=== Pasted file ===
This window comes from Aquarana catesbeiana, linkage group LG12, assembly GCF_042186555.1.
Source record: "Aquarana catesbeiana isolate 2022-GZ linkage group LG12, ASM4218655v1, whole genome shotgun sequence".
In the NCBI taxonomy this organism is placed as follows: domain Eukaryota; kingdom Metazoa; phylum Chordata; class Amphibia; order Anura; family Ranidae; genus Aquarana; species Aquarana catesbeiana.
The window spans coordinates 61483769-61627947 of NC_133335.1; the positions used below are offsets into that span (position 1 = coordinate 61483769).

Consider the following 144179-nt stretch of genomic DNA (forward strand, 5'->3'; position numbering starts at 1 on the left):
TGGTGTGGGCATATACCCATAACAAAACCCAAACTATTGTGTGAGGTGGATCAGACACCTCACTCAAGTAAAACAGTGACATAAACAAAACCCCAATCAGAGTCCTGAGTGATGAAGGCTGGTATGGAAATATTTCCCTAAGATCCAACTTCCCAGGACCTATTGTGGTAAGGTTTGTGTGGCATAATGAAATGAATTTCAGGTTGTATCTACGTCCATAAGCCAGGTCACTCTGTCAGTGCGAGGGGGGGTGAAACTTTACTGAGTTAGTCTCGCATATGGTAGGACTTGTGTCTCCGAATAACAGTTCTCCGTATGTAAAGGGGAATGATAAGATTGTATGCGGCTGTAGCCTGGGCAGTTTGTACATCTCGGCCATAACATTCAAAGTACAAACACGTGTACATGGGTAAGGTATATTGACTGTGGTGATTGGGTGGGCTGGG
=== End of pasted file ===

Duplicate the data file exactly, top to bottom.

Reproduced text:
This window comes from Aquarana catesbeiana, linkage group LG12, assembly GCF_042186555.1.
Source record: "Aquarana catesbeiana isolate 2022-GZ linkage group LG12, ASM4218655v1, whole genome shotgun sequence".
In the NCBI taxonomy this organism is placed as follows: domain Eukaryota; kingdom Metazoa; phylum Chordata; class Amphibia; order Anura; family Ranidae; genus Aquarana; species Aquarana catesbeiana.
The window spans coordinates 61483769-61627947 of NC_133335.1; the positions used below are offsets into that span (position 1 = coordinate 61483769).

Consider the following 144179-nt stretch of genomic DNA (forward strand, 5'->3'; position numbering starts at 1 on the left):
TGGTGTGGGCATATACCCATAACAAAACCCAAACTATTGTGTGAGGTGGATCAGACACCTCACTCAAGTAAAACAGTGACATAAACAAAACCCCAATCAGAGTCCTGAGTGATGAAGGCTGGTATGGAAATATTTCCCTAAGATCCAACTTCCCAGGACCTATTGTGGTAAGGTTTGTGTGGCATAATGAAATGAATTTCAGGTTGTATCTACGTCCATAAGCCAGGTCACTCTGTCAGTGCGAGGGGGGGTGAAACTTTACTGAGTTAGTCTCGCATATGGTAGGACTTGTGTCTCCGAATAACAGTTCTCCGTATGTAAAGGGGAATGATAAGATTGTATGCGGCTGTAGCCTGGGCAGTTTGTACATCTCGGCCATAACATTCAAAGTACAAACACGTGTACATGGGTAAGGTATATTGACTGTGGTGATTGGGTGGGCTGGG